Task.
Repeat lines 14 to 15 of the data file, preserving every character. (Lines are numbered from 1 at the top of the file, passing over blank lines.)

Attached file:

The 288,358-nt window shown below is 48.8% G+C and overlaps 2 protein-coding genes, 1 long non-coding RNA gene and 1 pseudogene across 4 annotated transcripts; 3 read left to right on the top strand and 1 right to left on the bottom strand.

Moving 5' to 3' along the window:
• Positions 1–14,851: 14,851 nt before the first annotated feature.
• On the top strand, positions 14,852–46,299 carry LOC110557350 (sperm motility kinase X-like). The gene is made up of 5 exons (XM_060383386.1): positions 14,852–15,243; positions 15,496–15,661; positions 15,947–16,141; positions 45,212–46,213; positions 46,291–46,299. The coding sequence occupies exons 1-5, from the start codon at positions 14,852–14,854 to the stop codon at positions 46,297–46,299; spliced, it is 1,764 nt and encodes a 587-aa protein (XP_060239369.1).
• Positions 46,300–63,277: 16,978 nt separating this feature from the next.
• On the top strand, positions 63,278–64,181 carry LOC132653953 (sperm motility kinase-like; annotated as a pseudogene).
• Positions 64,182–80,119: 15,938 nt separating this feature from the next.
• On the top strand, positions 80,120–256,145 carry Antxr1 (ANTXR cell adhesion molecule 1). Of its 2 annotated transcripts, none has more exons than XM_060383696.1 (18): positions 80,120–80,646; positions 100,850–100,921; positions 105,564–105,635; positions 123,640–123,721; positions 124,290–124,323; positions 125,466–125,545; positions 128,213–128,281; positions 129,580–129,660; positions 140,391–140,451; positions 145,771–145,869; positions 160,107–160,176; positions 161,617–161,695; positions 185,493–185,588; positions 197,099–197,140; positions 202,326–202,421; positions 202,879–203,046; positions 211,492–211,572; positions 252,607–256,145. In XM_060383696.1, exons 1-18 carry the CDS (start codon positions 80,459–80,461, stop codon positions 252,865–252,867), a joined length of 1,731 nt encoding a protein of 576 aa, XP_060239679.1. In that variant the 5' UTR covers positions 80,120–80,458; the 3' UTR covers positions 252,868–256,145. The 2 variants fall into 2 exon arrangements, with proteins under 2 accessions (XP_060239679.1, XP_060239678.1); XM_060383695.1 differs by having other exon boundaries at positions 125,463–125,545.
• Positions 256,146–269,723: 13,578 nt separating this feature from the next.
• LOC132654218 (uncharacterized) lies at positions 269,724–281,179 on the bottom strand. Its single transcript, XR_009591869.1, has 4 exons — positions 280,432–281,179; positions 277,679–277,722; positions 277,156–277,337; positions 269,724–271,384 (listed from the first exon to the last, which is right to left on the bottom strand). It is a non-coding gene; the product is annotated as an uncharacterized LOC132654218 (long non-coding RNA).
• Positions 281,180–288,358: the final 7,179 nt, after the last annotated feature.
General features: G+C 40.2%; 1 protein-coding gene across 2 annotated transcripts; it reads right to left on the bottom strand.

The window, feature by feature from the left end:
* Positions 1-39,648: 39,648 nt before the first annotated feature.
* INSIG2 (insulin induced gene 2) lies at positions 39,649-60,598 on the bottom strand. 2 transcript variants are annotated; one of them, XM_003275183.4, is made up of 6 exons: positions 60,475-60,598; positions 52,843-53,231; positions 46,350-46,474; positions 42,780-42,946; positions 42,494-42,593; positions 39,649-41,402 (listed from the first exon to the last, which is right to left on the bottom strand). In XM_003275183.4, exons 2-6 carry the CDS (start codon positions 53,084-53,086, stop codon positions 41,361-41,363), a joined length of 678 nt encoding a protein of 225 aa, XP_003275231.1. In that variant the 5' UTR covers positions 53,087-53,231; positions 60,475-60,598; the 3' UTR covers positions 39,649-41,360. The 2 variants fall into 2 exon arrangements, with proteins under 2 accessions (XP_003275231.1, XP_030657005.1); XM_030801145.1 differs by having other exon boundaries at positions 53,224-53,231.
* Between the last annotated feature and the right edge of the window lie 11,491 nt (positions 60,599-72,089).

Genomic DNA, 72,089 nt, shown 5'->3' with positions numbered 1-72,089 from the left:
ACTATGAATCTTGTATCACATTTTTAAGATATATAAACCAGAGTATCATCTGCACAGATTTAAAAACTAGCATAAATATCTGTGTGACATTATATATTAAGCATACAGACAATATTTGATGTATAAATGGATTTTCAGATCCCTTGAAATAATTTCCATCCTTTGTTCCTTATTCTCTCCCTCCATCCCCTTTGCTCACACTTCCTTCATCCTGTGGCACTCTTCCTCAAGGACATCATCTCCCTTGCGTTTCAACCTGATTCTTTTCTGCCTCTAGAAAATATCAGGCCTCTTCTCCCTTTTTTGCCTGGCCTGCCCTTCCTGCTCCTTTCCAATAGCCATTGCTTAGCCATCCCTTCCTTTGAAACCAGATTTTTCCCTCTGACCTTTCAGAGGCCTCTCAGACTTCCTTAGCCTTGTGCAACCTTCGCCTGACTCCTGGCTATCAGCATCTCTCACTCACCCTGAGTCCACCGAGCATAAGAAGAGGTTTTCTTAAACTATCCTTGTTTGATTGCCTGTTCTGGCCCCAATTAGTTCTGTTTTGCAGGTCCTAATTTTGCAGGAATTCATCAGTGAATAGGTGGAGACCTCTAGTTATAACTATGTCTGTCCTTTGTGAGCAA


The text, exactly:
* Positions 1-39,648: 39,648 nt before the first annotated feature.
* INSIG2 (insulin induced gene 2) lies at positions 39,649-60,598 on the bottom strand. 2 transcript variants are annotated; one of them, XM_003275183.4, is made up of 6 exons: positions 60,475-60,598; positions 52,843-53,231; positions 46,350-46,474; positions 42,780-42,946; positions 42,494-42,593; positions 39,649-41,402 (listed from the first exon to the last, which is right to left on the bottom strand). In XM_003275183.4, exons 2-6 carry the CDS (start codon positions 53,084-53,086, stop codon positions 41,361-41,363), a joined length of 678 nt encoding a protein of 225 aa, XP_003275231.1. In that variant the 5' UTR covers positions 53,087-53,231; positions 60,475-60,598; the 3' UTR covers positions 39,649-41,360. The 2 variants fall into 2 exon arrangements, with proteins under 2 accessions (XP_003275231.1, XP_030657005.1); XM_030801145.1 differs by having other exon boundaries at positions 53,224-53,231.